When side bending the lumbar spine and waist, one side of the waist will shorten and the other will lengthen. Bending to the right the left side of your waist will lengthen. You can increase this lengthening by contracting the short side of the waist.
When side bending the thoracic spine and ribcage one side of the ribcage and spine will open. Spaces will open up between the ribs and the sides of the vertebrae. On the other side those spaces will get smaller.
It's exactly the same as what happens to the waist but instead of space increasing between the side of the ribcage and the side of the pelvis, now the space increases between adjacent ribs.
As with the waist you can emphasis opening up one side of the ribcage by focusing on contracting the other side.
While standing, bend your waist to the right.
Contract the right side of your waist. Then carry the feeling of contraction up the side of the ribcage. Once you get the feel of this action move your focus to the "long" side. As you contract the short side focus on lengthening the long side.
Activate and then relax. Repeat slowly and smoothly until you are comfortable with the action.
To combine the actions push the hips to the right and then bend your spine to the left. As with the spine you can accentuate the side bend of the hips by contracting the short side of the hips.
Bending to the right contract the outside of the right thigh and outer hip to push the pelvis further to the left. Then carry the feeling of contraction up to the waist and ribcage.
Then relax the contraction and let your ribcage sink down. Slowly activate the muscles on the short side of the pose and then slowly and smoothly relax. Once you get used to the action, expand your awareness so that you also focus on feeling the long side of the pose lengthening.
Repeat on the other side.
For the next exercise focus on lengthening and relaxing. With hips pushed to the right, and spine bend to he left, lengthen your spine and then relax. Repeat. For extra lengthening, accentuate the push of your hips to the right and then move ribs and head away from your pelvis. Then relax.
Try the same thing with the arms reaching up and over to the left. Lengthen and relax exactly as you did while standing straight.
Then try lengthening first, and then contracting the short side. Then relax. Slowly and smoothly repeat.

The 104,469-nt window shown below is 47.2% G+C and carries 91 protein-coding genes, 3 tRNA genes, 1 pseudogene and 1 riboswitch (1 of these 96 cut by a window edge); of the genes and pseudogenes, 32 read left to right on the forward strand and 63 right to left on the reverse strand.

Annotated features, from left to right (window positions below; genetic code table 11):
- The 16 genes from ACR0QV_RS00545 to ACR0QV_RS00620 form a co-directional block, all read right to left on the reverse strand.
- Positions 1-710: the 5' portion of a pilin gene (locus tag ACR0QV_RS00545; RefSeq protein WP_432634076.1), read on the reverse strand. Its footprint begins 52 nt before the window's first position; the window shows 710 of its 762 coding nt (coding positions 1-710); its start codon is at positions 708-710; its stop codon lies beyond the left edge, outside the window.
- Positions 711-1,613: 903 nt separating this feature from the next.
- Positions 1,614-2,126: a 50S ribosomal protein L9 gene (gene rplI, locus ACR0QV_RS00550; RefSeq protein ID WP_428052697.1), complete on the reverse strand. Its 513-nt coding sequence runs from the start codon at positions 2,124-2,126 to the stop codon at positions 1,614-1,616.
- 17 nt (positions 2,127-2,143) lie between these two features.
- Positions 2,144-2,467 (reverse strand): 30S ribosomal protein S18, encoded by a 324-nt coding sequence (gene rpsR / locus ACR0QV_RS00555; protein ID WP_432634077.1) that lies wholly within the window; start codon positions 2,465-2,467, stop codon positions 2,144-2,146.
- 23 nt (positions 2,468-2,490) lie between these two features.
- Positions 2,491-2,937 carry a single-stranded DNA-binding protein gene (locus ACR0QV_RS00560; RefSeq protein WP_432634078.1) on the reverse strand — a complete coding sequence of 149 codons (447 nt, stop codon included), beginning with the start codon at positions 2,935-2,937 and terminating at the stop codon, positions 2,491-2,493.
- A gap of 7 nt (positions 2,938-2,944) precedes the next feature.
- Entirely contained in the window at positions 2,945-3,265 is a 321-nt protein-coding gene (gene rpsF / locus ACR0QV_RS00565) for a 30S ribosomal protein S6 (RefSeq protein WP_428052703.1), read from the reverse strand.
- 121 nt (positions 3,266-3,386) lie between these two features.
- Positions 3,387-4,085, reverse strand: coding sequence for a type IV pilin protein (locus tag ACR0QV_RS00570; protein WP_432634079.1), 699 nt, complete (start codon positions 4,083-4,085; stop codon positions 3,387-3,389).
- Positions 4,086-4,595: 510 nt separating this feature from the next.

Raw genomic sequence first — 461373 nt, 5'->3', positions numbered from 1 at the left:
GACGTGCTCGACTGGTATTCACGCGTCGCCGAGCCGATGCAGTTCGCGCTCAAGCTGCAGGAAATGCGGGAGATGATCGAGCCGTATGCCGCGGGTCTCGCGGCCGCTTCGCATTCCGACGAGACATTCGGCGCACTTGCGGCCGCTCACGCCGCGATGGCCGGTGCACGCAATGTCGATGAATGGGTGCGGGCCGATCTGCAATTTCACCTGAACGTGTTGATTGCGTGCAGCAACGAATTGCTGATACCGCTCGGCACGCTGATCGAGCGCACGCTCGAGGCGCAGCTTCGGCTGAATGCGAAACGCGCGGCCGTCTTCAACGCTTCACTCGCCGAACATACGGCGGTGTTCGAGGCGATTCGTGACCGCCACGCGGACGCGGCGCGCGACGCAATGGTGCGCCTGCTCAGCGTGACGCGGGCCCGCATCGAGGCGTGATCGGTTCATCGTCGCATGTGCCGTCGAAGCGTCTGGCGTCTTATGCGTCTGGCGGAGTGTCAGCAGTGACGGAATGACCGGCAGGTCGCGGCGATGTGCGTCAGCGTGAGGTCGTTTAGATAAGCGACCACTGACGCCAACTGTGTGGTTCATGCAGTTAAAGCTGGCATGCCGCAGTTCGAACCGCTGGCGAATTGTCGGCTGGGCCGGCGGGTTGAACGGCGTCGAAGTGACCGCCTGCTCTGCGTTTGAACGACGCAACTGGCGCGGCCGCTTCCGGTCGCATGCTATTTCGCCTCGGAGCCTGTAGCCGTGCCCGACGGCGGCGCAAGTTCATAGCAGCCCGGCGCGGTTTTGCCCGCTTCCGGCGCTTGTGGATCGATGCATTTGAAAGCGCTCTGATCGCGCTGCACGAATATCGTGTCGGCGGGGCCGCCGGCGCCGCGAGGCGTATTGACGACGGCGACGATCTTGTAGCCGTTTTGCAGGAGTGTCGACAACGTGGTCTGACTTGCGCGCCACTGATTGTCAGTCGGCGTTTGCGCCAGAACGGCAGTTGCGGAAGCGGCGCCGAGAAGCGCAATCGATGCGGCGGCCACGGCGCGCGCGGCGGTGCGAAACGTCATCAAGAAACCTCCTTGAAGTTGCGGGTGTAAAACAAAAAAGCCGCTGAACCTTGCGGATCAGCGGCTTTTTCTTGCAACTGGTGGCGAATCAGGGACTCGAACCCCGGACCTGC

One finally step to increase body awareness and to practice "balance awareness" focus on feeling your feet. To begin with keep the weight even on both feet as you lengthen and relax. Then shift your weight to the outside foot. Keep the other foot on the floor. Lengthen and relax slowly and smoothly. You could also try standing with your weight on the inside foot.
The idea of the standing side bend is to push your hips to one side and reach your upper body to the opposite side.
You can reach the arms up and over the head in the direction you are bending towards. If this is difficult start with the hands wider apart and gradually bring them closer.
Another option is to can grab a wrist.
You can grab the top wrist and focus on straightening (and lengthening) the top arm. Or you can grab the bottom wrist. In this case use the bottom arm to stretch the shoulder of the upper arm by straightening the elbow and pulling the bottom arm downwards.
You could also focus on touching the palms together with elbows straight.
Failing this, try clapping your hands over your head. Make the arms and neck feel long as you do so.
Other options include standing with your feet together. Balance can be trickier in this position. Stay aware of both feet so that you can keep your weight pressing evenly through both of them.
So that you exercise the muscles that you have just been stretching in this yoga pose, come up slowly and with control and while keeping your arms reaching up over your head.
The slower you do it the less likely you are to injure yourself and the more you exercise your abs.
If you are too tired to do this or you haven't yet got the strength to come up in this way, lower your arms first and then come up. You can also bend your knees to come up if your need to.
The seated get up is a way of getting into the one legged squat from a seated position. Even if you aren't interested in one leg squats this video does include tips on stabilizing the knees (at about the 5 minute mark.) Usual muscle activations for knee stability might include the quads, the hamstrings or any of the glutes. This looks at another set of muscles all together. If you like the video or find it helpful, please do share it! Thanks!